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COVID-19: How do I practice self-care during a pandemic?

Much of the world has been jolted into a new way of life following the outbreak of COVID-19 (novel coronavirus). With so much uncertainty, fear and anxiety going around, many of us are wondering what we can and should be doing to keep ourselves safe and healthy right now. With that in mind, we’ve put together a few recommendations which might help you out!

Sexual health is still a priority

  • During this turbulent time, you should be maintaining your usual contraception routine — whatever that is for you.
  • As a tip, condoms are great at both helping to prevent pregnancy and the transmission of STIs (including HIV), and are available at most pharmacies and supermarkets.
  • If you are using contraception that requires support from a medical practitioner, such as the Pill or injection, contact your healthcare provider (preferably by telephone) to discuss how you will be able to continue this routine if, for example, clinics are temporarily closed.
  • Similarly, if you require emergency contraception or abortion support, contact your local healthcare provider for advice. You can also seek further support from Women on Waves and Women Help Women.
  • Some of you might be wondering if it’s OK to be having sex right now. If you live with or are self-isolating with a regular sexual partner, and neither of you display coronavirus symptoms, nor have you had any likely exposure to it, it is possibly safe to continue having sex as usual.
  • For others not in that category, as people around the world are being encouraged to practice social distancing to stop the spread of COVID-19, now is probably not the best time to meet new sexual partners. That doesn’t mean you can’t enjoy yourself! You can try dating virtually, sexting, or masturbating. See our blog on sex during COVID-19 for more information.
  • And of course, as ever, consent is critical for all sexual activity with other people.

Look after your physical & mental health

  • This is a great time to focus on eating healthily, keeping hydrated and sleeping well.
  • Regular exercise is also key to keeping your body healthy, which is particularly important at this time. There are plenty of resources online (such as YouTube fitness classes) if you’re not sure where to start, with plenty that can be done from inside your own home.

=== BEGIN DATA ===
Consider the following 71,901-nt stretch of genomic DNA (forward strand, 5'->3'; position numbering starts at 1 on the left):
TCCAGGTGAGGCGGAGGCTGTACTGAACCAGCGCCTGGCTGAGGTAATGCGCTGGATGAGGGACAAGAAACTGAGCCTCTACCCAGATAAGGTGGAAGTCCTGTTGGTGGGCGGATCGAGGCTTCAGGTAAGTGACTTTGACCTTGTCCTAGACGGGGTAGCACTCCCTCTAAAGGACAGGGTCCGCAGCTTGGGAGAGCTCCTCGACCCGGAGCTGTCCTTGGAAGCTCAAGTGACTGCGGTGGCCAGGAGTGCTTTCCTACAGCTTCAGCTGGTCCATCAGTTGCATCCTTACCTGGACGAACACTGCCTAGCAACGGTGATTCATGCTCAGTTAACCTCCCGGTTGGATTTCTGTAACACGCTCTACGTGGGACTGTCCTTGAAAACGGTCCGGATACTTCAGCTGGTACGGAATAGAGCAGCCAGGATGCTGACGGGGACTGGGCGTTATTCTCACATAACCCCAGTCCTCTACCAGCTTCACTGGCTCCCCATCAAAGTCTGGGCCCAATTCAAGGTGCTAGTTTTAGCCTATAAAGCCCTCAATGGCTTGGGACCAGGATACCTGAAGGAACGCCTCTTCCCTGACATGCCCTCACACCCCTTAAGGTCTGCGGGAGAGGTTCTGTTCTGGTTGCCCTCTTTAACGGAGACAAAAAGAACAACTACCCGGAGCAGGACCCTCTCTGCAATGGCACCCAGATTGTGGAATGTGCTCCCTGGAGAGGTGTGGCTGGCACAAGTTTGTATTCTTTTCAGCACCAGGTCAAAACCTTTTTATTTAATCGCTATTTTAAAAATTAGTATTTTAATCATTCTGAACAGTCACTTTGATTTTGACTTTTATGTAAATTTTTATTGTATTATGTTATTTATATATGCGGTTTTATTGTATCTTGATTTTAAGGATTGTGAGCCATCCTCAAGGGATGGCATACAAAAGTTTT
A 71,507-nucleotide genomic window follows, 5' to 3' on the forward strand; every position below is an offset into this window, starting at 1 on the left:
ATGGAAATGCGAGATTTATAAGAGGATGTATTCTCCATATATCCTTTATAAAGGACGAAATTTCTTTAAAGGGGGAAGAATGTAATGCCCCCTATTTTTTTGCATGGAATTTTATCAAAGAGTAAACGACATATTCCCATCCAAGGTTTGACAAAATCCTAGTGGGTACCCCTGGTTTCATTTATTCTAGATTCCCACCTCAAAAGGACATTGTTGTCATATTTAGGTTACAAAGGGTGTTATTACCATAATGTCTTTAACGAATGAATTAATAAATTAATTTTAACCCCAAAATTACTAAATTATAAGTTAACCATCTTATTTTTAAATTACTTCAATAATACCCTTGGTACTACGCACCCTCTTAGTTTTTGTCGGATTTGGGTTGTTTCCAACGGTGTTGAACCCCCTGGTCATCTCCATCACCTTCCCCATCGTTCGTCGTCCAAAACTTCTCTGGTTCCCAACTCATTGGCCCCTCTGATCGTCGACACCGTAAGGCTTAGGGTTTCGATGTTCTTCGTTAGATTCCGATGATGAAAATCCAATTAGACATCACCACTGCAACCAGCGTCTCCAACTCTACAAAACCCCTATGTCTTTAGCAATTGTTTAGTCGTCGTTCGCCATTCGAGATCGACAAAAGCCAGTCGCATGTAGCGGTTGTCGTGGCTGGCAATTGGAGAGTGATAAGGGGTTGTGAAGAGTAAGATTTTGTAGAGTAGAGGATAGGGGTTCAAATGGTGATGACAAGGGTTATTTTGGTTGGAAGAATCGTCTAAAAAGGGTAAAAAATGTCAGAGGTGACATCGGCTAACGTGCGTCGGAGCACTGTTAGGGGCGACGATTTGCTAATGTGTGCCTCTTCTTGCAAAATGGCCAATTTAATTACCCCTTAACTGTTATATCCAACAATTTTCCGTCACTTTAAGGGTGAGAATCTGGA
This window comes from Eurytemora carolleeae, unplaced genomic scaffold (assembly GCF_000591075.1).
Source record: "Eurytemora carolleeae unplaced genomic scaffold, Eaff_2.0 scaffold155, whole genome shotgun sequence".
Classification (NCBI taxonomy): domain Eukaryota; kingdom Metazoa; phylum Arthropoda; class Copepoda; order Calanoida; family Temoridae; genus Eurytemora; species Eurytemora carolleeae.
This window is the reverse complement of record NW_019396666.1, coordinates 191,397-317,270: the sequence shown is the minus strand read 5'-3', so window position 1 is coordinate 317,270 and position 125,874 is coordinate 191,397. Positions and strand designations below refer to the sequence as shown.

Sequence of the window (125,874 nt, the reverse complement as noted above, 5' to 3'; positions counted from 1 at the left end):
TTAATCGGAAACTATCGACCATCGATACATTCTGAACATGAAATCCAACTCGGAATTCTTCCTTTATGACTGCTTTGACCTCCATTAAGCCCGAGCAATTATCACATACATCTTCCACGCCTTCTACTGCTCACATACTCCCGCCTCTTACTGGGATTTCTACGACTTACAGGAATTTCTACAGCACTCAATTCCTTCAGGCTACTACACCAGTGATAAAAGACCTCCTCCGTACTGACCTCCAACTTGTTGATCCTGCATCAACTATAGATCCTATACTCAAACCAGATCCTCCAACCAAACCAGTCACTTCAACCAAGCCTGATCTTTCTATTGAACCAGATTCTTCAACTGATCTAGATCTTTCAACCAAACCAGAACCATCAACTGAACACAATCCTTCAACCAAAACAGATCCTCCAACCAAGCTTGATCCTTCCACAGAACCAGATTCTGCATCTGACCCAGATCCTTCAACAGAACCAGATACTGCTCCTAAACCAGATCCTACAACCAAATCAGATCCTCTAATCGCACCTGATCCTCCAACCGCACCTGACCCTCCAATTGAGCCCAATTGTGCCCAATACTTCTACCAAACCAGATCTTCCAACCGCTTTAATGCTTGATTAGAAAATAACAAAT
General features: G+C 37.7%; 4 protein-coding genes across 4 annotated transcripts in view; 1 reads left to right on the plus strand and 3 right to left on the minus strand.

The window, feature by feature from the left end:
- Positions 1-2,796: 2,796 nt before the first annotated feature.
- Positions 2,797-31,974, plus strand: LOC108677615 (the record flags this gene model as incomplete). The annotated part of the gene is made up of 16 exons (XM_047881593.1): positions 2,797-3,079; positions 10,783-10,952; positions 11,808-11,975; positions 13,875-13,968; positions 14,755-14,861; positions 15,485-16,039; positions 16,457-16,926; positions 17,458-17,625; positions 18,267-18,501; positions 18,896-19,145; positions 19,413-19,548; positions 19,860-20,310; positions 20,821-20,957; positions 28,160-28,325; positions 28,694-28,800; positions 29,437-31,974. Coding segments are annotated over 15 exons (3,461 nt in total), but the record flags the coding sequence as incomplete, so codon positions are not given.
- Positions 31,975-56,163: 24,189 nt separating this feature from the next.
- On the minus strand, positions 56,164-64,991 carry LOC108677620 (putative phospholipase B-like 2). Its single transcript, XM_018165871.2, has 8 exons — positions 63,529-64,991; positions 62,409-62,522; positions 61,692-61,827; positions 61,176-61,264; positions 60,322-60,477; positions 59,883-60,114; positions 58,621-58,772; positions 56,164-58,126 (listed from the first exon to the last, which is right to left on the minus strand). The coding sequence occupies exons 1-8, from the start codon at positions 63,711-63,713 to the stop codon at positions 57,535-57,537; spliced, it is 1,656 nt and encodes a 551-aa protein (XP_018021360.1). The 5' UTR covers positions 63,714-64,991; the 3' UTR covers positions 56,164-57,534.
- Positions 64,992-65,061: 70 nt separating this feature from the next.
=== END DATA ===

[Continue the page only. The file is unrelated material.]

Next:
• If your country’s guidelines allow, you should go for a walk, run or cycle outside daily, while ensuring you keep a two-meter distance from others.
  • If you are quarantining or self-isolating in an abusive household, this can be a particularly frightening time. Contact your local domestic violence services for help and support.
  • It’s very important to look after your mental health. Many therapists are offering online sessions, and you might find meditation works for you. Again, YouTube is a good resource for free meditation sessions, and apps like Headspace are popular too.
  • If the news ever feels like too much, switch it off. While it’s important to keep informed in order to stay safe, the news and social media can be overwhelming, so know when to call it a day.
  • Feeling like you have a lot of time on your hands? Try taking up a new hobby or focus on an existing one, whether that be learning a new language, reading more, doing some drawing, practising yoga, or picking up an instrument.
  • Keep connected with friends and family. There are plenty of apps that can help you keep connected if you have internet access, such as WhatsApp, Skype, Zoom and Houseparty, which can help you feel less alone if you are self-isolating.
  • You may also find that having a routine helps to keep your days structured, which you could divide into categories such as work time, meal breaks, exercise sessions, downtime, slots for chatting with loved ones and so on.

Keep entertained!

There are plenty of movies, TV shows, books and podcasts out there to keep you entertained and occupied during this time — and we may be biased, but of course, we would suggest the ones with an SRHR (sexual and reproductive health and rights) twist! Here are our top 5 recommendations:

  • Sex and Lies by Leïla Slimani — This collection of essays gives voice to young Moroccan women who are grappling with a conservative Arab culture that at once condemns and commodifies sex. Available to download.
  • Sex Education — the hilarious and thoughtful TV show that everyone’s talking about tracks the lives of a group of teenagers navigating sex, relationships, friendships and family. Available on Netflix.
  • Queen of Katwe — this biographical movie tracks the life of a young Ugandan girl who seeks to lift her family out of poverty through her talent for chess. Available on Disney+
  • Doing It! With Hannah Witton — join Hannah and her guests as they discuss all things sex, relationships, dating and bodies in this frank, open and honest podcast. Listen now.
  • To Each, Her Own — this French rom-com follows Simone, a woman facing confusion over her sexual identity, exploring family, religion, race, gender, nationality and other prejudices along the way. Available on Netflix.

Around the world, International Planned Parenthood Federation provides healthcare & protects people's health and lives from sexual and reproductive coercion.

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